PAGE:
A similar study was conducted by Costa et al.27 in 2009, in which incidence of hyponatraemia was 34.6%, which is again quite similar to the incidence in our study. However, the sample was very small, only 26 patients, and hyponatraemia in these patients was attributed to CSW, while in our study only 21% of cases fulfilled the criteria for diagnosis of CSW. In 2009, Sherlock et al.25 conducted a similar study on a large number of patients (1698 in total). They found that the mean time to onset of hyponatraemia was 6.7 days post TBI and that the mean age of the study population was 41.7 years. In our study, the mean time to onset of hyponatraemia was 7.74 days and the most common age group was the 25–36 years group (31%). However, compared with the study carried out by Sherlock et al.,25 our sample size was quite small.

Born et al.,28 in a similar study conducted in head injury patients, found that SIADH was responsible for hyponatraemia in 33% of patients whereas we found that 26% of cases fulfilled the criteria for diagnosis of SIADH. Similarly, Fahimi et al.29 performed a comparative study on a paediatric age group, ranging in age from 1 to 14 years, on different intravenous fluid maintenance therapy and they found that 14 out of 108 patients developed hyponatraemia with hypotonic fluids. In our study, we found that only 5 out of 150 patients developed hyponatraemia as a result of hypotonic fluids administration. However, our study comprised all age groups, not only paediatric patients. Therefore, in our study, the incidence of hyponatraemia and time to onset of hyponatraemia were very similar to the results of a few international studies. However, we found significant causes of dilutional hyponatraemia, other than SIADH, which were not rigorously investigated in previous studies. However, there were some limitations in our study. We performed a retrospective analysis and it was asingle-centre observational study. In future, further studies may be needed for a prospective analysis of these patients and these should be carried out in a multicentre fashion.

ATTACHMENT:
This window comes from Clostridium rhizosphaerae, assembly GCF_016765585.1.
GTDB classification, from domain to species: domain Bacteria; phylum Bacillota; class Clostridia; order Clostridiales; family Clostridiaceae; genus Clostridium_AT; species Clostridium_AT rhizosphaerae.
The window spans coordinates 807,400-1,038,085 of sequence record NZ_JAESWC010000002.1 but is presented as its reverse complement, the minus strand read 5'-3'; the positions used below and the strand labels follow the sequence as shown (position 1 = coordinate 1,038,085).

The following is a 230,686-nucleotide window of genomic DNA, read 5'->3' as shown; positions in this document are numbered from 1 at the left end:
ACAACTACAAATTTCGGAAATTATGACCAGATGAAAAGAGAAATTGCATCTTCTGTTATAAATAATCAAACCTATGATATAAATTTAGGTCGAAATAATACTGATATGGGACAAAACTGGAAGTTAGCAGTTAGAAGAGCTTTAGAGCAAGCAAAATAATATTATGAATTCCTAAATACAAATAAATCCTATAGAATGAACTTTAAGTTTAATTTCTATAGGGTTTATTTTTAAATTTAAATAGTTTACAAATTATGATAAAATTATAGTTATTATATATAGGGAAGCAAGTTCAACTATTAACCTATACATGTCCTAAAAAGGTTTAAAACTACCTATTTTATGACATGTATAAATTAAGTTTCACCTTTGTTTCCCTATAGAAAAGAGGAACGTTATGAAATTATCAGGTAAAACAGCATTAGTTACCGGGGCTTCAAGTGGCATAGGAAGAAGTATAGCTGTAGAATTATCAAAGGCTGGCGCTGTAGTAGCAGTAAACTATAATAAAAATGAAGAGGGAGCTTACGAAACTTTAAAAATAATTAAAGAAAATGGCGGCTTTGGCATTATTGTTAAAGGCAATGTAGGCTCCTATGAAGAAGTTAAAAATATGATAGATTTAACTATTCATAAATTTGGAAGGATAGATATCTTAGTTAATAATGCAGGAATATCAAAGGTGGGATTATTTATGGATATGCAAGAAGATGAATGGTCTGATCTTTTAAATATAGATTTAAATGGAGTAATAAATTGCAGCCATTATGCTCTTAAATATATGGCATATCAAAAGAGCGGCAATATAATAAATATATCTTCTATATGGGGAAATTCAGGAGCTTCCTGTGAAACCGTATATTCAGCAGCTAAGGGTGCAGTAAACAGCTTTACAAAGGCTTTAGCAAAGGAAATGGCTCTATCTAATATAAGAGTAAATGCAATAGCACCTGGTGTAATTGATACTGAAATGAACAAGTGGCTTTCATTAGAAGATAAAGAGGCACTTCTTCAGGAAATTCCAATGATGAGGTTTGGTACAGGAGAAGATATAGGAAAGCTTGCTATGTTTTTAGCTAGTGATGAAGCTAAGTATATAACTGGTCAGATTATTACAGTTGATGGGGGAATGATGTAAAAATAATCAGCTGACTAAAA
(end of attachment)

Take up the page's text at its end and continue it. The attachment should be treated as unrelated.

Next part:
Conclusion

The two most common causes of hyponatraemia in TBI patients are SIADH and CSW, but a significant number of other causes also exist, especially in the ICU. There are variety of causes of dilutional hyponatraemia other than SIADH due to non-osmotic secretion of serum ADH, especially in ICU settings.

Acknowledgements

I am very thankful for all the hard work carried out by my coauthors for the completion of this study. Special thanks are extended to Dr Zeyad Alrais, Head Intensivist, who critically reviewed and edited this article. Special regards to our medical secretary, Ms Rita, and biostatician, Ms Annie, for their technical support in formatting text and analysing the data. There was no financial compensation for their technical support. There was also no other financial requirement to complete this study.